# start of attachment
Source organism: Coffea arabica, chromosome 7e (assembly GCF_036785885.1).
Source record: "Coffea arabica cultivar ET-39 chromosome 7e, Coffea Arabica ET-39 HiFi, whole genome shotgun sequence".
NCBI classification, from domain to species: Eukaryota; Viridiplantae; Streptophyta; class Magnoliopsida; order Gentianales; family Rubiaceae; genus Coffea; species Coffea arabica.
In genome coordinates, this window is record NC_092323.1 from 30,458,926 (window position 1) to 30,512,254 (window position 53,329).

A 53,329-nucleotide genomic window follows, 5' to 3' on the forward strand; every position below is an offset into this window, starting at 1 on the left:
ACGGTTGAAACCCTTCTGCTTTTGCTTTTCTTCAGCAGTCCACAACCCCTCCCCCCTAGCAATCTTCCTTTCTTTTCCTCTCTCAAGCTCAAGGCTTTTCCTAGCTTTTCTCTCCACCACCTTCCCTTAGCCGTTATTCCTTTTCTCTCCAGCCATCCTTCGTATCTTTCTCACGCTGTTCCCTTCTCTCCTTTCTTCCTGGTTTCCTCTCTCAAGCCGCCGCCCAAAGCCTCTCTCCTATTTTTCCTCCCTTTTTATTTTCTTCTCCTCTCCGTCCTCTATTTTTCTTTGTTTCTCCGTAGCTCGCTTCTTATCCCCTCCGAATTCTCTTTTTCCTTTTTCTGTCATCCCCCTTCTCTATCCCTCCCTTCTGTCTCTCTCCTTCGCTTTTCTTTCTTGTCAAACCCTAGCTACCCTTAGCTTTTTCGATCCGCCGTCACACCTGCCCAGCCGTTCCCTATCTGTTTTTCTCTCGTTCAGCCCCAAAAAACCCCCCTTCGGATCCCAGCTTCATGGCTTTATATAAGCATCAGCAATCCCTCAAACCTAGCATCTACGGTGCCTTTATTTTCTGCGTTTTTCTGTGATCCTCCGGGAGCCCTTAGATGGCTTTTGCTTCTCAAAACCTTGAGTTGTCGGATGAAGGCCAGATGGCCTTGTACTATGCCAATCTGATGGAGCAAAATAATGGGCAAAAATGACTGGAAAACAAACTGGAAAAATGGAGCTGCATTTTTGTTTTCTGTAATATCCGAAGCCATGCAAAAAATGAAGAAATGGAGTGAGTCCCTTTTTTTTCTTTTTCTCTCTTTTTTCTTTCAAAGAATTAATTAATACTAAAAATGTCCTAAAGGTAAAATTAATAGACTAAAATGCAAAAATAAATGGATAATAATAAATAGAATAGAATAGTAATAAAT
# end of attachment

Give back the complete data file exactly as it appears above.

Source organism: Coffea arabica, chromosome 7e (assembly GCF_036785885.1).
Source record: "Coffea arabica cultivar ET-39 chromosome 7e, Coffea Arabica ET-39 HiFi, whole genome shotgun sequence".
NCBI classification, from domain to species: Eukaryota; Viridiplantae; Streptophyta; class Magnoliopsida; order Gentianales; family Rubiaceae; genus Coffea; species Coffea arabica.
In genome coordinates, this window is record NC_092323.1 from 30,458,926 (window position 1) to 30,512,254 (window position 53,329).

A 53,329-nucleotide genomic window follows, 5' to 3' on the forward strand; every position below is an offset into this window, starting at 1 on the left:
ACGGTTGAAACCCTTCTGCTTTTGCTTTTCTTCAGCAGTCCACAACCCCTCCCCCCTAGCAATCTTCCTTTCTTTTCCTCTCTCAAGCTCAAGGCTTTTCCTAGCTTTTCTCTCCACCACCTTCCCTTAGCCGTTATTCCTTTTCTCTCCAGCCATCCTTCGTATCTTTCTCACGCTGTTCCCTTCTCTCCTTTCTTCCTGGTTTCCTCTCTCAAGCCGCCGCCCAAAGCCTCTCTCCTATTTTTCCTCCCTTTTTATTTTCTTCTCCTCTCCGTCCTCTATTTTTCTTTGTTTCTCCGTAGCTCGCTTCTTATCCCCTCCGAATTCTCTTTTTCCTTTTTCTGTCATCCCCCTTCTCTATCCCTCCCTTCTGTCTCTCTCCTTCGCTTTTCTTTCTTGTCAAACCCTAGCTACCCTTAGCTTTTTCGATCCGCCGTCACACCTGCCCAGCCGTTCCCTATCTGTTTTTCTCTCGTTCAGCCCCAAAAAACCCCCCTTCGGATCCCAGCTTCATGGCTTTATATAAGCATCAGCAATCCCTCAAACCTAGCATCTACGGTGCCTTTATTTTCTGCGTTTTTCTGTGATCCTCCGGGAGCCCTTAGATGGCTTTTGCTTCTCAAAACCTTGAGTTGTCGGATGAAGGCCAGATGGCCTTGTACTATGCCAATCTGATGGAGCAAAATAATGGGCAAAAATGACTGGAAAACAAACTGGAAAAATGGAGCTGCATTTTTGTTTTCTGTAATATCCGAAGCCATGCAAAAAATGAAGAAATGGAGTGAGTCCCTTTTTTTTCTTTTTCTCTCTTTTTTCTTTCAAAGAATTAATTAATACTAAAAATGTCCTAAAGGTAAAATTAATAGACTAAAATGCAAAAATAAATGGATAATAATAAATAGAATAGAATAGTAATAAAT